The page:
In the short duration of wear trial, a large deviation for multiple sensor As occurred on days 1, 2 and 7. These data points were excluded, as the deviations must have been the result of assignable error. In this trial, for sensor A, MARD was 1.41 min. (SD 3.60, median absolute deviation 0.00 min.); for sensor T, MARD was 1.68 min. (SD 7.64, median absolute deviation 0.00 min.); and for sensor D, MARD was 14.07 min. (SD 10.20, median absolute deviation 10.00 min., the largest value). Univariate ANOVA of the results showed a significant difference between the 3 sensors (F = 529.02, df = 2, 1839, < 0.0001). A Scheffé multiple mean comparison revealed that A = T < D (Fig. 3).

In the third trial, which assessed the effect of various embedding materials on the recording accuracies of the microsensors, there were no significant differences in response for sensor A (p = 0.13), sensor T
(p = 0.07) or sensor D (p = 0.45) as a result of material type: acrylic, PVC or thermoactive acrylic.

Phase 2: In Vivo Testing

Phase 2 participants had a mean age of 27.9 years (SD 2.78). Two participants left the trial prematurely: 1 completed only 23 nights, as she graduated and moved out of town before the trial ended; another completed only 16 nights, as she found the appliance uncomfortable to wear at night. The remaining 12 participants completed the full trial. All 28 microsensors recorded accurate pre- and post-test times. As such, data from all participants’ microsensors were included in the analysis.

In phase 2, sensor A had a MARD of 6.32 min. (SD 10.08, median absolute deviation 3.00 min.), while sensor D had a MARD of 6.81 min. (SD 8.05, median absolute deviation 5.00 min.) (Table 2). Univariate ANOVA showed a statistical difference between microsensor types (F = 6.41, df 13, 383, p < 0.001) (Table 3). A post hoc Scheffé multiple mean comparison revealed that readings for 1 participant, who wore a continuous positive airway pressure (CPAP) device concurrently with the OA, were significantly different from those of other participants; when this person’s readings were excluded, there was no statistical difference between sensors A and D (F = 0.54, df 1, 735, = 0.45) (Fig. 4).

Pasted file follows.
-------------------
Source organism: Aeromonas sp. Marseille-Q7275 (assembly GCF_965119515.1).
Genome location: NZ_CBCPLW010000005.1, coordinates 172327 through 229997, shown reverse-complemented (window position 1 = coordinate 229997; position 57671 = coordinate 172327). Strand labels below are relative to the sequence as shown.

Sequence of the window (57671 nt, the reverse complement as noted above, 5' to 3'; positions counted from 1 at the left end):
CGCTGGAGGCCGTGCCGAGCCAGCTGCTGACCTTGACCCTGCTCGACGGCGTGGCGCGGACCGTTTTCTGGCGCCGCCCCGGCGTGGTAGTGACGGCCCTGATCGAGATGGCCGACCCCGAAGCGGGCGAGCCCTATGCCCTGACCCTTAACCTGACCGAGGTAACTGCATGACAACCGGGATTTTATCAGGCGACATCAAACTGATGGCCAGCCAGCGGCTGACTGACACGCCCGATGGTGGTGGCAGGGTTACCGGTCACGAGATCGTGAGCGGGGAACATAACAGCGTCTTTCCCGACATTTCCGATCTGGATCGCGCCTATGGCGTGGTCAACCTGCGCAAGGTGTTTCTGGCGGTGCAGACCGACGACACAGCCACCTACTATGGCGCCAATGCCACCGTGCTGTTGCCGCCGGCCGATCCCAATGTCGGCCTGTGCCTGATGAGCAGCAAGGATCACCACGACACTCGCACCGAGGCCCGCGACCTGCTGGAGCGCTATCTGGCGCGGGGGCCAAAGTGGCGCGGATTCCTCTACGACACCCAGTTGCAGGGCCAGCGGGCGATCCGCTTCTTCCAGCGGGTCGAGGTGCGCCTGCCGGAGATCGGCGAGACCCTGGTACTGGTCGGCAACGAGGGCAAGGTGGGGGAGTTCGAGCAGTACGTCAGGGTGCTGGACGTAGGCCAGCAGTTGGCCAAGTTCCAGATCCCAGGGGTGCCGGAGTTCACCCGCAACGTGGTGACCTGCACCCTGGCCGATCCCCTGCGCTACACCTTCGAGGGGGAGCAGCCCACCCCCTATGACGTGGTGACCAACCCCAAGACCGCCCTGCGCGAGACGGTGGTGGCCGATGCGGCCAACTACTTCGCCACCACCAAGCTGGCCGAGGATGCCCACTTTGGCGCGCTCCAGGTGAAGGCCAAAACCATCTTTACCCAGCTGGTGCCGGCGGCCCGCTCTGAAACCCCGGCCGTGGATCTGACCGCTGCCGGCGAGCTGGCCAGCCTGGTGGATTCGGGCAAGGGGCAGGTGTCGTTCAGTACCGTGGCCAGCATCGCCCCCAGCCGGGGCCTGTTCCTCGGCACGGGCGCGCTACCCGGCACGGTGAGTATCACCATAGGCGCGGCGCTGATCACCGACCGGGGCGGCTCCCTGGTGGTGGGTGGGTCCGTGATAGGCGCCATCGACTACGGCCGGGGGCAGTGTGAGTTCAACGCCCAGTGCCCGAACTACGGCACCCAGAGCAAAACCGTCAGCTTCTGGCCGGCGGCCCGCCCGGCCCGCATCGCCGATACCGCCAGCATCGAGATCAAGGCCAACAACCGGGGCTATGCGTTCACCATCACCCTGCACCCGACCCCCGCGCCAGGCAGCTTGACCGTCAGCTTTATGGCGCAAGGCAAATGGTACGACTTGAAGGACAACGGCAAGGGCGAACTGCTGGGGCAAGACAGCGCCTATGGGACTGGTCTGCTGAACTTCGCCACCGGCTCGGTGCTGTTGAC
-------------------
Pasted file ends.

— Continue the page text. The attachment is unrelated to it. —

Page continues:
Table 4: Amount (%) of underestimation (−), no difference (0) or overestimation (+) of wear time recorded by AIR AID SLEEP (A), TheraMon (T) and DentiTrac (D) microsensors in vitro and in vivo 30-day trials. Highlighted cells indicate how the sensor behaved most of the time in each phase of the study.
Sensor Phase 1 – in vitro Phase 2 – in vivo
Trial 1
(7 h in + 17 h out)/day
Trial 2
(2 h in + 1 h out + 2h in)/day
Trial 3 (material; 7 h in + 17 h out)/day
0 + 0 + 0 + < −10 −10 to +10 > +10
A 13.2 74.4 12.4 9.5 80.9 9.6 4.4 82.6 13 6.9 82.7 10.4
T 10.8 81 8.2 5 92.3 2.7 4.4 89.6 5.9
D 0.2 18.3 81.4 20.5 10.2 69.3 0 25.1 74.9 8.1 81.8 10.2

Figure 3: Boxplot of the response differences of AIR AID SLEEP (A), TheraMon (T) and DentiTrac (D) microsensors in trial 2.

Figure 4: Boxplot of the response differences of AIR AID SLEEP (A), TheraMon (T) and DentiTrac (D) microsensors in phase 2.

Overall Analysis

Specificity calculation was used to determine the probability that a test result would be negative when the condition was not present (i.e., out of the hot water bath). The 3 microsensors were highly specific with values of 99.17%, 99.01% and 98.3% for sensors A, T and D, respectively. The index of agreement (R)37,44 between microsensor recordings and logged times was 0.995, 0.996 and 0.976 for sensors A, T and D, respectively. All 3 microsensors were strongly reliable in terms of their recording capabilities.

Response difference data for each sensor in each experimental group were analyzed to identify the frequency of negative, zero and positive deviations. This represents the amount of underestimation, no difference and overestimation of wear time that the microsensors recorded. No deviation was defined as a response difference of 0.00 min. In phase 1, sensor A had no deviation for 74.4–82.6% of the time, sensor T had no deviation for 81.0–92.3% of the time and sensor D had no deviation for 10.2–25.10% of the time (Table 4).